A Note From Our Principal Investigator
As the COVID-19 pandemic has changed the world around us, it has also made clear that food and nutrition are as critical as ever.
Intersecting topics include, for example, the burdens of hunger and food insecurity; major diet-related comorbidities for hospitalization and death from COVID-19 such as diabetes, hypertension, obesity, and heart disease; and insufficient surveillance on and coordination of food production and supply chains. These global strains and challenges have been further laid bare and exacerbated by the COVID-19 pandemic.
Each of these challenges is also an opportunity. This is a pivotal time in history—one in which we must leverage research and policy to create global nutrition security for all people.
With the unprecedented economic shutdowns, tens of millions of individuals and families across the globe have been left without wages and struggling to feed themselves. Food supply chains are being disrupted at multiple levels, from farming to transport to processing and packaging to international trade. COVID-19 has left no corner of the global food and nutrition landscape untouched.
Our collaborative research with you, our Corresponding Members and other partners, to understand what people around the world are actually eating is more important than ever. The Global Dietary Database remains the world’s best overall resource on individual dietary intakes globally, not only nationally but also by age, sex, education, and urban or rural residence. We must together assess how best to leverage this unparalleled resource to identify opportunities to lessen the burdens of the current pandemic: for example, to identify and document populations at special risk for nutrient deficiencies, hidden hunger, lack of affordable food access, food waste, and diet-related metabolic illnesses, and the intersections of these issues with farming, trade, food prices, and more. Research on metabolic risks like diabetes and hypertension, for example, can explore and inform how these patients might be better protected from the poor COVID-19 outcomes illuminated in this pandemic.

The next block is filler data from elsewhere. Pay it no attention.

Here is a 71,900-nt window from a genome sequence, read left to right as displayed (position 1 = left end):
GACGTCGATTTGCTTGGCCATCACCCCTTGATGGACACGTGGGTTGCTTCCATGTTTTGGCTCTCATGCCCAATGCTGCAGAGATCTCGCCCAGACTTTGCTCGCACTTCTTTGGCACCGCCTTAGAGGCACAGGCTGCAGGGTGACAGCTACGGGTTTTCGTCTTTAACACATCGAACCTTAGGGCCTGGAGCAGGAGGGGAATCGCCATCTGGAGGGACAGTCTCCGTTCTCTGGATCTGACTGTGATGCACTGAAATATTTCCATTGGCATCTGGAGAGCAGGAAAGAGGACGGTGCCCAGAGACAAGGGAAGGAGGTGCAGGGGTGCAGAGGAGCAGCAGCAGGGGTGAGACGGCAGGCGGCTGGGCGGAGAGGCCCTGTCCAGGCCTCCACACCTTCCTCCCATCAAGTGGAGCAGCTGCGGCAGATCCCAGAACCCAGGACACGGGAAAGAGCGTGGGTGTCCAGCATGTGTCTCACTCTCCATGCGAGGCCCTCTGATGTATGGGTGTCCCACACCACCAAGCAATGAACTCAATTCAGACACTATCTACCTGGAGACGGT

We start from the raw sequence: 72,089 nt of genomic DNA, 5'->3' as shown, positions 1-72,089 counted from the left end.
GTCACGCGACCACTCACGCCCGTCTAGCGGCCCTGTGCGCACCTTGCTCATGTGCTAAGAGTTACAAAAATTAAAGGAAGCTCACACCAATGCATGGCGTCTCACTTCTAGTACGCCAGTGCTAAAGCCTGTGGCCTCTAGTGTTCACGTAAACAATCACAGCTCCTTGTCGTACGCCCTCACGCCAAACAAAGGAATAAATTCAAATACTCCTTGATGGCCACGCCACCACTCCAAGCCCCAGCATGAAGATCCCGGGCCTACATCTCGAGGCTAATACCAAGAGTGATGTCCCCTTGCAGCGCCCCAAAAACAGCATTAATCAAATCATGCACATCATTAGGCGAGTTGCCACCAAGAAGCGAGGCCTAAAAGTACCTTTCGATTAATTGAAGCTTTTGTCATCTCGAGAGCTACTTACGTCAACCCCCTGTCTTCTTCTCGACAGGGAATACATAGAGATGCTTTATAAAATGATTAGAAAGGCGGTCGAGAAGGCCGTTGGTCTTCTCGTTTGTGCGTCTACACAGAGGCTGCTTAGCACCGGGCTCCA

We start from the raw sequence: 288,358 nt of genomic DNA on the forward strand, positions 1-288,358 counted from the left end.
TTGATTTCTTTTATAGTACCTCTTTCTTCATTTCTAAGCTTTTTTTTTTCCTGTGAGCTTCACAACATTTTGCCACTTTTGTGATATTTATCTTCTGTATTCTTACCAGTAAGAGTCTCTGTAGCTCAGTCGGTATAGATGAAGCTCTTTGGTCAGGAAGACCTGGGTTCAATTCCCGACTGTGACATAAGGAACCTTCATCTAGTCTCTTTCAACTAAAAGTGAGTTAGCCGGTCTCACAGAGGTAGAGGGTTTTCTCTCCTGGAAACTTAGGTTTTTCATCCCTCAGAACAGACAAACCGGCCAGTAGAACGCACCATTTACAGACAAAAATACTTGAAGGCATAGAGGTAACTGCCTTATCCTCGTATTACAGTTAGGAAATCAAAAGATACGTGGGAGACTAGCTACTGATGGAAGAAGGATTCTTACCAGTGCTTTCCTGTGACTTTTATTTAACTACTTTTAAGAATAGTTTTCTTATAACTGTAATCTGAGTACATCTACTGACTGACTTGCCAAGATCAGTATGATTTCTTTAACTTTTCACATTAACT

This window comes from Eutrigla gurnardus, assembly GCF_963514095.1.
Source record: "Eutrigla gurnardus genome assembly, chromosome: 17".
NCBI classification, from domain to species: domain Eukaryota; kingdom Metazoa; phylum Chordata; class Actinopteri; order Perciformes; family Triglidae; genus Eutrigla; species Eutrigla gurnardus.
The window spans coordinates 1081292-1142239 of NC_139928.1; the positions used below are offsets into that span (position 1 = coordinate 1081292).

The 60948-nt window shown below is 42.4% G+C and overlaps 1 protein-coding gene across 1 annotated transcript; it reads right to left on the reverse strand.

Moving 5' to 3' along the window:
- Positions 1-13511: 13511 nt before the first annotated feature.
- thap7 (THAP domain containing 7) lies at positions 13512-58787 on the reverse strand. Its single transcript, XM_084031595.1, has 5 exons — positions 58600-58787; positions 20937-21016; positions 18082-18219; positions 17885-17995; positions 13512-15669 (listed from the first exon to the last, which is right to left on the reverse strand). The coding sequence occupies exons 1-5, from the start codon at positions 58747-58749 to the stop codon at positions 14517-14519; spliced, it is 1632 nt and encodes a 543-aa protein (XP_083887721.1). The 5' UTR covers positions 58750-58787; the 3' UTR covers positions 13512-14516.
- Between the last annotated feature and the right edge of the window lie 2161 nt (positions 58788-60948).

In the coming year, we aim to further grow and leverage partnerships with academic institutions, governmental bodies, and NGOs to pursue innovative research that will inform translational solutions to the food and nutrition challenges highlighted by COVID-19 equitable, and cost-effective strategies for universal challenges. And, as we generate robust findings to help make data-driven decisions, we must never lose sight of the human aspect of this pandemic and its crippling effect on the economic resilience of farmers, rural communities, restaurants, and low-income and other vulnerable populations.
I hope you see your own interests in these words, because it’s going to take our collective insights and efforts to investigate and solve these problems.
Thank you all for your continuing contributions and collaboration in our work to further develop and disseminate the most comprehensive data on dietary intakes in the world. The Global Dietary Database is a crucial tool for elucidating complex and urgent questions around food and nutrition faced by societies worldwide.
On behalf of the Tufts GDD team and entire GDD community, we hope you are staying safe and healthy.
Dariush (Dary) Mozaffarian, MD DrPH